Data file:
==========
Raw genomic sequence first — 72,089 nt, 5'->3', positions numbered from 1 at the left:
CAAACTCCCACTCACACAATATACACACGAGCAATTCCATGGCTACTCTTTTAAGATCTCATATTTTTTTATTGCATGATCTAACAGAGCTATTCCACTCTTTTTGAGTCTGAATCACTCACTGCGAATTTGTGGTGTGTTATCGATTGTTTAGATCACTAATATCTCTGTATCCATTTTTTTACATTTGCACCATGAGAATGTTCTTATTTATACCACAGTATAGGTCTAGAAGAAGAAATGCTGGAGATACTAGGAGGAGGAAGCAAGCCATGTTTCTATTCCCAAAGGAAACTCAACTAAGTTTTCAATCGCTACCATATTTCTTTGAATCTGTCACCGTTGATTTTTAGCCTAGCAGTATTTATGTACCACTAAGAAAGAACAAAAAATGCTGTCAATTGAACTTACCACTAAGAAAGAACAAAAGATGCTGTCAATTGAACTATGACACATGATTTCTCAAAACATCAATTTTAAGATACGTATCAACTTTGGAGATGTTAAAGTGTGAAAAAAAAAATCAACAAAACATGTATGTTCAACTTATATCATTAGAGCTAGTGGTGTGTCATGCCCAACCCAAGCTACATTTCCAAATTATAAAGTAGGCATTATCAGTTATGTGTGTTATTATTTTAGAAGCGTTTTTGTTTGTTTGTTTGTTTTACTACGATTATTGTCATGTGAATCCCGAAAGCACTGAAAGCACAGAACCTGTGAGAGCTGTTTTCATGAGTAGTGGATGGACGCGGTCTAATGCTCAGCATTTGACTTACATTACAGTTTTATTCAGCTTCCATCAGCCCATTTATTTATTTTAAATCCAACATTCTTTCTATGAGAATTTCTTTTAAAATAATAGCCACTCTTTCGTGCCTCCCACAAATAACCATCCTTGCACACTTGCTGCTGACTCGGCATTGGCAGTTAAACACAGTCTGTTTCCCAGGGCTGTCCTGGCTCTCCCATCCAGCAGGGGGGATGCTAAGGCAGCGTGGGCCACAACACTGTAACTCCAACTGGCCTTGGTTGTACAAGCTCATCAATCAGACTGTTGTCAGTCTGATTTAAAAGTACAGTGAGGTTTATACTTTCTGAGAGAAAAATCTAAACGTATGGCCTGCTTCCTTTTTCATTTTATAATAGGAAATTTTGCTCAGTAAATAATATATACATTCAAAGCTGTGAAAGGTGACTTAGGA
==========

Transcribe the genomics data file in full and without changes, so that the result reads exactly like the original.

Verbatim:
Raw genomic sequence first — 72,089 nt, 5'->3', positions numbered from 1 at the left:
CAAACTCCCACTCACACAATATACACACGAGCAATTCCATGGCTACTCTTTTAAGATCTCATATTTTTTTATTGCATGATCTAACAGAGCTATTCCACTCTTTTTGAGTCTGAATCACTCACTGCGAATTTGTGGTGTGTTATCGATTGTTTAGATCACTAATATCTCTGTATCCATTTTTTTACATTTGCACCATGAGAATGTTCTTATTTATACCACAGTATAGGTCTAGAAGAAGAAATGCTGGAGATACTAGGAGGAGGAAGCAAGCCATGTTTCTATTCCCAAAGGAAACTCAACTAAGTTTTCAATCGCTACCATATTTCTTTGAATCTGTCACCGTTGATTTTTAGCCTAGCAGTATTTATGTACCACTAAGAAAGAACAAAAAATGCTGTCAATTGAACTTACCACTAAGAAAGAACAAAAGATGCTGTCAATTGAACTATGACACATGATTTCTCAAAACATCAATTTTAAGATACGTATCAACTTTGGAGATGTTAAAGTGTGAAAAAAAAAATCAACAAAACATGTATGTTCAACTTATATCATTAGAGCTAGTGGTGTGTCATGCCCAACCCAAGCTACATTTCCAAATTATAAAGTAGGCATTATCAGTTATGTGTGTTATTATTTTAGAAGCGTTTTTGTTTGTTTGTTTGTTTTACTACGATTATTGTCATGTGAATCCCGAAAGCACTGAAAGCACAGAACCTGTGAGAGCTGTTTTCATGAGTAGTGGATGGACGCGGTCTAATGCTCAGCATTTGACTTACATTACAGTTTTATTCAGCTTCCATCAGCCCATTTATTTATTTTAAATCCAACATTCTTTCTATGAGAATTTCTTTTAAAATAATAGCCACTCTTTCGTGCCTCCCACAAATAACCATCCTTGCACACTTGCTGCTGACTCGGCATTGGCAGTTAAACACAGTCTGTTTCCCAGGGCTGTCCTGGCTCTCCCATCCAGCAGGGGGGATGCTAAGGCAGCGTGGGCCACAACACTGTAACTCCAACTGGCCTTGGTTGTACAAGCTCATCAATCAGACTGTTGTCAGTCTGATTTAAAAGTACAGTGAGGTTTATACTTTCTGAGAGAAAAATCTAAACGTATGGCCTGCTTCCTTTTTCATTTTATAATAGGAAATTTTGCTCAGTAAATAATATATACATTCAAAGCTGTGAAAGGTGACTTAGGA